Three months… and a rant
Elayne is 14 weeks old today; she was 3 months old last Monday.
How time flies! Run through this much time 71 more times, and she’ll be 18: a strange thought, to be sure. Yes, that’s a lot of repetitions, but if they all go this quickly… well, it’s obvious that it won’t necessarily seem that long. I begin to understand my parents’ comments about how quickly we all grew up.
Begin, I say, because of course Ellie is only 3 months old. She’s cooing and laughing and starting to put things in her mouth and trying to roll. She gets happy when Mommy or Daddy enter the room, or come back after hours away at work, or put her where she can watch us while we’re cooking, or talk to her, or really do just about anything with her.
Except when she’s inconsolably fussy – which, seeing as she’s a baby, happens. Sometimes there is simply nothing we can do to make her happy. She would love to tell us exactly what she needs, I’m sure; we would love to know exactly what she needs so we can help her. (Of course, sometimes all she needs is to stop crying and go to sleep, because she’s crying because she’s overtired. These times are simultaneously hilarious and frustrating.)
I can see how people would find that children pull them apart in marriage, but I also see that (as with much of life) it depends on our focus. If we are consistently aiming to put Christ at the center, to love each other well, and to act as a team toward Ellie – taking the burden off of each other, even at cost to ourselves – our marriage is actually stronger. As Jaimie commented a few weeks ago: our communication is better now; our relationship is healthier now; our marriage is richer now. Ellie has made us closer, not drawn us apart.
Again: it’s easy to see how it happens, just as it’s easy to see how money can be contentious. Marriage and parenting make quite apparent how destructive selfish behavior is; they also highlight how powerful Christlike selflessness is. We’re far from perfect at it, of course, but even to be aiming at it – to therefore actively repent and apologize to one another when we fail – makes all the difference in the world. I cannot imagine how difficult a marriage aimed at our own self-satisfaction would be.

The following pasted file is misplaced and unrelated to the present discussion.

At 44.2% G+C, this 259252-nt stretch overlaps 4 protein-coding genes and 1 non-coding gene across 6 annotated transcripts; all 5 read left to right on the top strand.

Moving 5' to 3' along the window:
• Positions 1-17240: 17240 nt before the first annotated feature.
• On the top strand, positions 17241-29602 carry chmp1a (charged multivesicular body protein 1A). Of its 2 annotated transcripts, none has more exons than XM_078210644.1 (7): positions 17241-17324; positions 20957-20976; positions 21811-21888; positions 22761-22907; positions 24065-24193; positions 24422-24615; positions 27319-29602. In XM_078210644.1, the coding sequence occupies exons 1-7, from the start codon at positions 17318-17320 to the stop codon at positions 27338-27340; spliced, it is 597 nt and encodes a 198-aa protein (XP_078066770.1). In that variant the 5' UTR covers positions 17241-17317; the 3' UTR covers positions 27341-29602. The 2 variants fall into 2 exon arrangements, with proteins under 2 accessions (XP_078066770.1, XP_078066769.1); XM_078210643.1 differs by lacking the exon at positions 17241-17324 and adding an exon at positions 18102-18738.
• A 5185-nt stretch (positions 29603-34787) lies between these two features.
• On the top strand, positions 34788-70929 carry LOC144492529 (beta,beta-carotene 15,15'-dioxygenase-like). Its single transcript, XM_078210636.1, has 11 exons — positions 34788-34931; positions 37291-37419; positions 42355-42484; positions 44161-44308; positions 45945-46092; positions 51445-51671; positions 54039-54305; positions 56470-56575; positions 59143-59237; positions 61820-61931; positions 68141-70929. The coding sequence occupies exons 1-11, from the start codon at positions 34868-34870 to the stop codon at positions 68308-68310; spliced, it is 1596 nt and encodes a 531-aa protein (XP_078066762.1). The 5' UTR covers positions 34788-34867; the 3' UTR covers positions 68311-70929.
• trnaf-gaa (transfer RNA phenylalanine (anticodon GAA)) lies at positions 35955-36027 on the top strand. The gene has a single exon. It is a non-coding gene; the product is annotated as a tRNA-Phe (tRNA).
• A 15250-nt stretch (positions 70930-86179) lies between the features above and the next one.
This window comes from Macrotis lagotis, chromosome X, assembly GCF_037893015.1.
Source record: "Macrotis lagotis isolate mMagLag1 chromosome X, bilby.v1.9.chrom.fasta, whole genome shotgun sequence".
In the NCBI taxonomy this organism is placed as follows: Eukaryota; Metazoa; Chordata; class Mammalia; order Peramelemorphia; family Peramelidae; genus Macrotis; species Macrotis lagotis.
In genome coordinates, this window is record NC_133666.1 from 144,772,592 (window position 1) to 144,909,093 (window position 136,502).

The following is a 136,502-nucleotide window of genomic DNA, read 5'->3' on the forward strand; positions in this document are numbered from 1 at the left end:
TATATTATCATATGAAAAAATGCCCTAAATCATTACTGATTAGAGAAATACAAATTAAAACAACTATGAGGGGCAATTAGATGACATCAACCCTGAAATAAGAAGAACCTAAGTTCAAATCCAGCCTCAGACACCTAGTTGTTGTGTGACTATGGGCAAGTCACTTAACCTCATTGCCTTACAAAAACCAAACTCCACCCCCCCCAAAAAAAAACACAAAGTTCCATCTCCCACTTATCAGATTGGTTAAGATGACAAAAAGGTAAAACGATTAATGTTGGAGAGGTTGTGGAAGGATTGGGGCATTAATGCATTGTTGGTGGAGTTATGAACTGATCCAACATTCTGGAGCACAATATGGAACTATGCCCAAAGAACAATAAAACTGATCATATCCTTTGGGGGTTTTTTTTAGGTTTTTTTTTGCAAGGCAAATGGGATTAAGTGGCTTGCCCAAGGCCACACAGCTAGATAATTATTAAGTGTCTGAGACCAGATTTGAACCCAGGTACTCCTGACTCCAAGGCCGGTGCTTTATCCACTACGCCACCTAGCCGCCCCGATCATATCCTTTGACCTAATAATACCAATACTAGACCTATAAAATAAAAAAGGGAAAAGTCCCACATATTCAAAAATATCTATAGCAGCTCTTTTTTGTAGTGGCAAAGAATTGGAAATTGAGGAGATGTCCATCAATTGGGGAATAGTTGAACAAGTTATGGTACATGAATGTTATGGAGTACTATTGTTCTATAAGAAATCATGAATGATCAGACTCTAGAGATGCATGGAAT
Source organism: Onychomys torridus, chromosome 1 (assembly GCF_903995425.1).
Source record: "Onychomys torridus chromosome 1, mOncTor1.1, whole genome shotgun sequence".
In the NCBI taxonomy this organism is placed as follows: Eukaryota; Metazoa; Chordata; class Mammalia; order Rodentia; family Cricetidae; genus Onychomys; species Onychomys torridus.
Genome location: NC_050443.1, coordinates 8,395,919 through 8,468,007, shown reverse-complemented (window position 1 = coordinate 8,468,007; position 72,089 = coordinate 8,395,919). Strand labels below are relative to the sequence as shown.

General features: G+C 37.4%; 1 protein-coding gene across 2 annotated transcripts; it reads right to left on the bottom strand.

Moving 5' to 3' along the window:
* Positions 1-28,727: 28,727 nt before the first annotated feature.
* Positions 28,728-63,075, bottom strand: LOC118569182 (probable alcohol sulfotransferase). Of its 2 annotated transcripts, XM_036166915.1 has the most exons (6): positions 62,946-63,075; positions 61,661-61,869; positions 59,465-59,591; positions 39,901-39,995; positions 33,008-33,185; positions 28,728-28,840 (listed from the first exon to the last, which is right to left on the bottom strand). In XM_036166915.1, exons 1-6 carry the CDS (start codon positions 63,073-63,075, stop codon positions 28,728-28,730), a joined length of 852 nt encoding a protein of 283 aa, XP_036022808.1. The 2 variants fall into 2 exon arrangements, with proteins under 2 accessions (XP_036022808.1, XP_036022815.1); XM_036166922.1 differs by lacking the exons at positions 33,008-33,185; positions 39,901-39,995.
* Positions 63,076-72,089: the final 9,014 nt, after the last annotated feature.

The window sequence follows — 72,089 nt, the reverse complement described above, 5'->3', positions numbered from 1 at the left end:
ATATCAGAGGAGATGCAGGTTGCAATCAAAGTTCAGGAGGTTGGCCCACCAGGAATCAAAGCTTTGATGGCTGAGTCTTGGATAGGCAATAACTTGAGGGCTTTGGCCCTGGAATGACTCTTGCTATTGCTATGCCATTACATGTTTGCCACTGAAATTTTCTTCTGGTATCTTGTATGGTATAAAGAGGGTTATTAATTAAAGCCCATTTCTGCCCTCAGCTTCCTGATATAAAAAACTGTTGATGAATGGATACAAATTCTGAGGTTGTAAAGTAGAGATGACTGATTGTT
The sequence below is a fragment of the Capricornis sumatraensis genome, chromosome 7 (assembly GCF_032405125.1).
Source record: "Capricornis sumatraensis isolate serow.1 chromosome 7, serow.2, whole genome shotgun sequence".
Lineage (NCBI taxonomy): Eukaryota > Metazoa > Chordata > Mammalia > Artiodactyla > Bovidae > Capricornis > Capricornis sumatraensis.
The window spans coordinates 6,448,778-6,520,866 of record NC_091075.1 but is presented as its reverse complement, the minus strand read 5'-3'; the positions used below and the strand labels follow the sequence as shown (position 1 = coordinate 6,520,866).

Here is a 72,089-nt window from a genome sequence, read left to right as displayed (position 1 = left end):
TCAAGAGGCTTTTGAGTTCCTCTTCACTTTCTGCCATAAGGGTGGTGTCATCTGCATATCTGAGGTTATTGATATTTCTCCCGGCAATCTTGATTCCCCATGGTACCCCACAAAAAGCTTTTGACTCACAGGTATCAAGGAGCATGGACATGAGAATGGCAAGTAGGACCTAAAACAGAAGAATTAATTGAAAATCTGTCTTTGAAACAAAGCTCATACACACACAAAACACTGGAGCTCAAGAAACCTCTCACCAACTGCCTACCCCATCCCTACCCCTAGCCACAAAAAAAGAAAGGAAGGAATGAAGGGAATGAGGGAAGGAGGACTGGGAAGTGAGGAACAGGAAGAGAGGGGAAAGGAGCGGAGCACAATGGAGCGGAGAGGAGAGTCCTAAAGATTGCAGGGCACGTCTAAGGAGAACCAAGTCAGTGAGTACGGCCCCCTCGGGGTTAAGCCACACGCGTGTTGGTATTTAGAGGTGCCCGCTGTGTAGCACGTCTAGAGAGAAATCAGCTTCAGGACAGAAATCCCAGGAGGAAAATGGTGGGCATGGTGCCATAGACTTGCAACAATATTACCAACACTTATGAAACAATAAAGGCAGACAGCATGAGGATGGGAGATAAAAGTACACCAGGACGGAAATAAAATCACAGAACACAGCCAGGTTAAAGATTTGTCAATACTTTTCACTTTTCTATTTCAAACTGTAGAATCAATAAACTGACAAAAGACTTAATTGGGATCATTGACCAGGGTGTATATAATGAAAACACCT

It is one of the beautiful ironies of life that only a marriage aimed at each other’s happiness rather than our own has any chance of producing true happiness. Likewise, only parenting that is willing to set the child’s good above one’s own can leave us glad at the end of the day. Relationships are hard work; taking care of a child is hard work. Yet they are both the best kind of hard work.
I feel I ought to mention something that’s been niggling at me for a while: the more time I have spent married, and (so far) the more time I have spent as a father, the more frustrated I get with our culture’s typical attitude toward marriage – and I mean our church culture as well as our secular culture. The latter I expect to view both selfishly, to see marriage as a trap and children as a burden. The former however, ought to see both as God does: truly good. Too often, instead, we act as though having children means your life is effectively over. This is simply nonsense. (It is, perhaps, reflective of our tendency to worship family and idolize our children.)
Likewise, the idea that somehow we need to be at a given point of selflessness and maturity before we marry or have children reflects a certain worldly wisdom, but it misses the mark entirely in my view. Selflessness is a commitment, by and large, not a state of being. We grow in selflessness by choosing to be selfless, plain and simple. If we are always waiting to arrive at some magical point, we will never be there. Marriage and children give us opportunities to exercise that choice, perhaps more frequently and profoundly than ever before – but saying "I’m not selfless enough yet" is really another way of saying "I don’t want to make that hard choice yet," which simply perpetuates the problem.
Maturity is important, it is true. Trajectory is more important, though: all the maturity in the world means little if we are stagnant or (worse!) going backwards; and all the immaturity in the world means little (not nothing, but little) if we are wholeheartedly seeking God and godliness.
This is not to say that everyone must immediately seek to have children upon getting married. It is, however, to utterly reject our culture’s view of children as burdensome and our tendency to resent the demands they make of us. It is to aim at Christlike dying to self every day whether or not we are married, whether or not we have children, so that should God choose to bless us with a spouse or a(nother) child, we will find it a cause for rejoicing and an opportunity to continue growing as we already are.
Rant over! I now return to my regularly schedule business of heading out the door for worship practice on this lovely Sunday morning. A post with pictures to follow sometime this week.